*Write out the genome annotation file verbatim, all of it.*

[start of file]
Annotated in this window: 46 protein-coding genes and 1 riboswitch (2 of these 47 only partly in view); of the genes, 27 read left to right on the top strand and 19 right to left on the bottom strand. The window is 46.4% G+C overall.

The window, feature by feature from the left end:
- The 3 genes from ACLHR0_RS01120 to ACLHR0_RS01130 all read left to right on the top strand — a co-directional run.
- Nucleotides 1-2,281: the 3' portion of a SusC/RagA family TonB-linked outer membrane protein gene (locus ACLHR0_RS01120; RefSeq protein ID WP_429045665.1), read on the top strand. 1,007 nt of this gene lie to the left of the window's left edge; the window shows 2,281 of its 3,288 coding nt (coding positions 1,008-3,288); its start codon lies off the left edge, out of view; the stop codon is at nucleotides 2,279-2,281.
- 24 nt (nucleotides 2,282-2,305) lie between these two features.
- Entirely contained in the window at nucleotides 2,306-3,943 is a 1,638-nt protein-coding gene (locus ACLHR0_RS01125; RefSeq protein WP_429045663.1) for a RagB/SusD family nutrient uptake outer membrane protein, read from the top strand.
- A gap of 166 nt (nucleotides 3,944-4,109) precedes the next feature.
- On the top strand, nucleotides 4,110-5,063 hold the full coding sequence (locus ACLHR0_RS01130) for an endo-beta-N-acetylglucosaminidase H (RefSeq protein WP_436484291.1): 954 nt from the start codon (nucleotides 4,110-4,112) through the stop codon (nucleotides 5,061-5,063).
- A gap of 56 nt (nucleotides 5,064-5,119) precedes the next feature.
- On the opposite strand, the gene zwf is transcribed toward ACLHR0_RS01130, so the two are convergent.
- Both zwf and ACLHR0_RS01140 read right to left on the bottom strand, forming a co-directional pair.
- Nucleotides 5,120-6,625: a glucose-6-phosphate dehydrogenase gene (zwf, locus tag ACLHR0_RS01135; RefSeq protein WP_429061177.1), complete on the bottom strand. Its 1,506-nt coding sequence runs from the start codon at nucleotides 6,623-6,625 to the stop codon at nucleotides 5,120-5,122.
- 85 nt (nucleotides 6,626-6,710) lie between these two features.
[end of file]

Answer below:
Annotated in this window: 46 protein-coding genes and 1 riboswitch (2 of these 47 only partly in view); of the genes, 27 read left to right on the top strand and 19 right to left on the bottom strand. The window is 46.4% G+C overall.

The window, feature by feature from the left end:
- The 3 genes from ACLHR0_RS01120 to ACLHR0_RS01130 all read left to right on the top strand — a co-directional run.
- Nucleotides 1-2,281: the 3' portion of a SusC/RagA family TonB-linked outer membrane protein gene (locus ACLHR0_RS01120; RefSeq protein ID WP_429045665.1), read on the top strand. 1,007 nt of this gene lie to the left of the window's left edge; the window shows 2,281 of its 3,288 coding nt (coding positions 1,008-3,288); its start codon lies off the left edge, out of view; the stop codon is at nucleotides 2,279-2,281.
- 24 nt (nucleotides 2,282-2,305) lie between these two features.
- Entirely contained in the window at nucleotides 2,306-3,943 is a 1,638-nt protein-coding gene (locus ACLHR0_RS01125; RefSeq protein WP_429045663.1) for a RagB/SusD family nutrient uptake outer membrane protein, read from the top strand.
- A gap of 166 nt (nucleotides 3,944-4,109) precedes the next feature.
- On the top strand, nucleotides 4,110-5,063 hold the full coding sequence (locus ACLHR0_RS01130) for an endo-beta-N-acetylglucosaminidase H (RefSeq protein WP_436484291.1): 954 nt from the start codon (nucleotides 4,110-4,112) through the stop codon (nucleotides 5,061-5,063).
- A gap of 56 nt (nucleotides 5,064-5,119) precedes the next feature.
- On the opposite strand, the gene zwf is transcribed toward ACLHR0_RS01130, so the two are convergent.
- Both zwf and ACLHR0_RS01140 read right to left on the bottom strand, forming a co-directional pair.
- Nucleotides 5,120-6,625: a glucose-6-phosphate dehydrogenase gene (zwf, locus tag ACLHR0_RS01135; RefSeq protein WP_429061177.1), complete on the bottom strand. Its 1,506-nt coding sequence runs from the start codon at nucleotides 6,623-6,625 to the stop codon at nucleotides 5,120-5,122.
- 85 nt (nucleotides 6,626-6,710) lie between these two features.